Category Archives: Self Help

Time to Find a Mission

Car Wash #3

It’s mid-March. The sun was shining and it was 70 degrees in Lexington yesterday. After a brutal six weeks of record breaking temperatures and snowfalls in Kentucky—in Lexington we hit  -18, and that’s not wind chill; and we saw nearly 30”of snow fall accumulate in two arctic blasts. We also had motorists stranded on Kentucky Interstates for 24+ hours and ... Read More »

Why PTSD is So Intractable–Trauma is Stored in Our Brains!

Marilyn vos Savant is a national columnist and author and has been listed in Guinness World Records for “highest IQ” (both as a child and an adult). I was reading her Q&A column in Parade (Sunday newspaper magazine, readership 79 million) and was delighted to see a mental health question. The reader asked why, if we could hypnotize people to ... Read More »

A Look through the Forgiveness Window

Auschwitz to Forgiveness

A client, “Janine” recently shared with me the abuse she’d undergone at the hands of her father when she was growing up. The beatings were relentless until finally, after turning 18, she escaped by leaving home. What followed were some difficult teen years, two marriages for the wrong reasons, affairs, and alcohol abuse. She was, as Freud would say, continuing to “act out” the ... Read More »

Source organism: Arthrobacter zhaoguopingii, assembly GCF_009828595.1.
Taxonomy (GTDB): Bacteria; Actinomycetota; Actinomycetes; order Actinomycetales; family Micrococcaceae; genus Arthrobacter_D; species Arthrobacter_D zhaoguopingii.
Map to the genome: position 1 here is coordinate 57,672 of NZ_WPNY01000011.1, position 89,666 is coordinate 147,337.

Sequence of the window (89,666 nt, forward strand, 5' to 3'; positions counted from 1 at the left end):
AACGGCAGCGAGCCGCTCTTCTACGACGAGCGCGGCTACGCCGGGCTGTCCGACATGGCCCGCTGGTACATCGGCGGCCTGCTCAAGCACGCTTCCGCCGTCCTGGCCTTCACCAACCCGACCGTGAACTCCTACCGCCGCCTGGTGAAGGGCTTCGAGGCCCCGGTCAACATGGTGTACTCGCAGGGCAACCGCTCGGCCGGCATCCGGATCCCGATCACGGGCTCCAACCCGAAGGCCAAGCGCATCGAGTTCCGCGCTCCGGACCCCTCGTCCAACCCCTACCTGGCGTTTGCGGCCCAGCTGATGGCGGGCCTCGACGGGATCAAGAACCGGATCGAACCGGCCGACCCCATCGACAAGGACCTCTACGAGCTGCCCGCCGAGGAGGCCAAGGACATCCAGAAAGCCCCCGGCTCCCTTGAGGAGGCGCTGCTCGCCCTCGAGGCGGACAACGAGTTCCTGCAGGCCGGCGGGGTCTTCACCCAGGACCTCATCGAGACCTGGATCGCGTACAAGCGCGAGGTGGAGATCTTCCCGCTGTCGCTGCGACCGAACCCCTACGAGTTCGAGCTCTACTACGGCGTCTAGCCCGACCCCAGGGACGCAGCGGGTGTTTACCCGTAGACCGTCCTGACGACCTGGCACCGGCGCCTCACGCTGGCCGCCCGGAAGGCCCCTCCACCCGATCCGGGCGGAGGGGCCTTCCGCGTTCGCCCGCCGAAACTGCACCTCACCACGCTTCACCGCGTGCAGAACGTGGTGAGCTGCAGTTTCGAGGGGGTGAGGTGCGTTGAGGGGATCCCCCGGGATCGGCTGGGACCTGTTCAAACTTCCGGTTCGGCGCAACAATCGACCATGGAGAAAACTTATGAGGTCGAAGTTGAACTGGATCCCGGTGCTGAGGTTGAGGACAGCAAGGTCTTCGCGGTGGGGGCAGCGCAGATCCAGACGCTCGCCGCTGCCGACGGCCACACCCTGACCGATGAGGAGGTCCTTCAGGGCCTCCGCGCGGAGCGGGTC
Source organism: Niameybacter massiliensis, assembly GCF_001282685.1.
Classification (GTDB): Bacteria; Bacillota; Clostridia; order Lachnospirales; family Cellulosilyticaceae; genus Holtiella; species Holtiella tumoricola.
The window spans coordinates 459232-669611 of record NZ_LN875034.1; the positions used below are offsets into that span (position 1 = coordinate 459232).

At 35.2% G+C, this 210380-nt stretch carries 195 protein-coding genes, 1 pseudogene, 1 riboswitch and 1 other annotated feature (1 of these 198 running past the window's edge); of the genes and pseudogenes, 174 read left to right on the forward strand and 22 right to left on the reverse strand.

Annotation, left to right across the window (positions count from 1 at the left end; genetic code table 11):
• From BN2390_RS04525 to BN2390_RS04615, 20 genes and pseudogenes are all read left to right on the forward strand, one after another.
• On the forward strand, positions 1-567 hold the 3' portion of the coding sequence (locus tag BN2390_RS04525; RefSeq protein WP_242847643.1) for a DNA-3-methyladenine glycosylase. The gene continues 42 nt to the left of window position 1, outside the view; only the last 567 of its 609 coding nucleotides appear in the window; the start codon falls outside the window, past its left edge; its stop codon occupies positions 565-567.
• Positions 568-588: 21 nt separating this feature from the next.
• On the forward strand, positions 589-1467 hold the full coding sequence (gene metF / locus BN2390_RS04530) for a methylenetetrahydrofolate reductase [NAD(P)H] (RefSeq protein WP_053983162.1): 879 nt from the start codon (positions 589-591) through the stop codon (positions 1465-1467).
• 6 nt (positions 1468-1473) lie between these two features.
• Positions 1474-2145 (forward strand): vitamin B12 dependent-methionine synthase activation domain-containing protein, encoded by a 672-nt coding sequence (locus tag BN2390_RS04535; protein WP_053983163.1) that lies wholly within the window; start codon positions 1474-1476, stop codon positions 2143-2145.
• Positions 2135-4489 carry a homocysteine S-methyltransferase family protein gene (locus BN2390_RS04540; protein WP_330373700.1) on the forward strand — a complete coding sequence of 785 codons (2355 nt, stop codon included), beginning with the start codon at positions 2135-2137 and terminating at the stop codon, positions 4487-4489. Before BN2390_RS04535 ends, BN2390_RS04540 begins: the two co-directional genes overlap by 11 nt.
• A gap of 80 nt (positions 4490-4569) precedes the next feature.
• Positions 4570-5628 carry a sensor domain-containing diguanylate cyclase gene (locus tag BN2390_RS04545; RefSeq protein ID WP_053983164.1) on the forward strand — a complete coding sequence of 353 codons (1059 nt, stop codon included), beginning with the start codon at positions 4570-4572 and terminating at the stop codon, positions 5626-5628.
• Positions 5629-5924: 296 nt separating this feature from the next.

Is Stress Your Friend? If Not, You Must Read This

How To Make Stress Your Friend

I never post links to other articles, websites, pages, blogs, or images in the body of my blog posts. Why? For one of my of my blog posts, I reviewed a book titled, The Shallows: What the Internet is Doing to Our Brains, by Nicholas Carr. (June 2: “What Do Boko Haram, the Internet, and Books Have in Common?”) The ... Read More »

What Do Boko Haram, the Internet, and Books Have in Common?

I recently read, The Shallows: What the Internet is Doing to Our Brains by Nicholas Carr (W.W. Norton & Company). Hint: It’s making us shallow. The author makes a good case, backed up by solid evidence, that the Internet is causing us to think less deeply (less concentration, contemplation, and reflection). Instead we are becoming more ADHD, as we flit ... Read More »

Arguing Leads to Early Death—So Don’t Do It!

Los Angeles Times reporter Karen Kaplan reported on a longitudinal study published online last week in the Journal of Epidemiology and Community Health that proved that arguing leads to early death. The study looked at middle-aged adults who frequently fought with their spouses and found that they were twice as likely to die young when compared to their nonfighting or ... Read More »

All’s Fair in Love, War, and ADHD (apparently)


One of my clients, Charity (not her real name), mentioned her son’s recent diagnosis of attention deficit hyperactive disorder. (ADHD) She had been resistant to the diagnosis at first, she shared, but she soon gave in, after realizing that in fact, she and her husband both suffered from ADHD as well. In the end, it was good news. An occupational therapist ... Read More »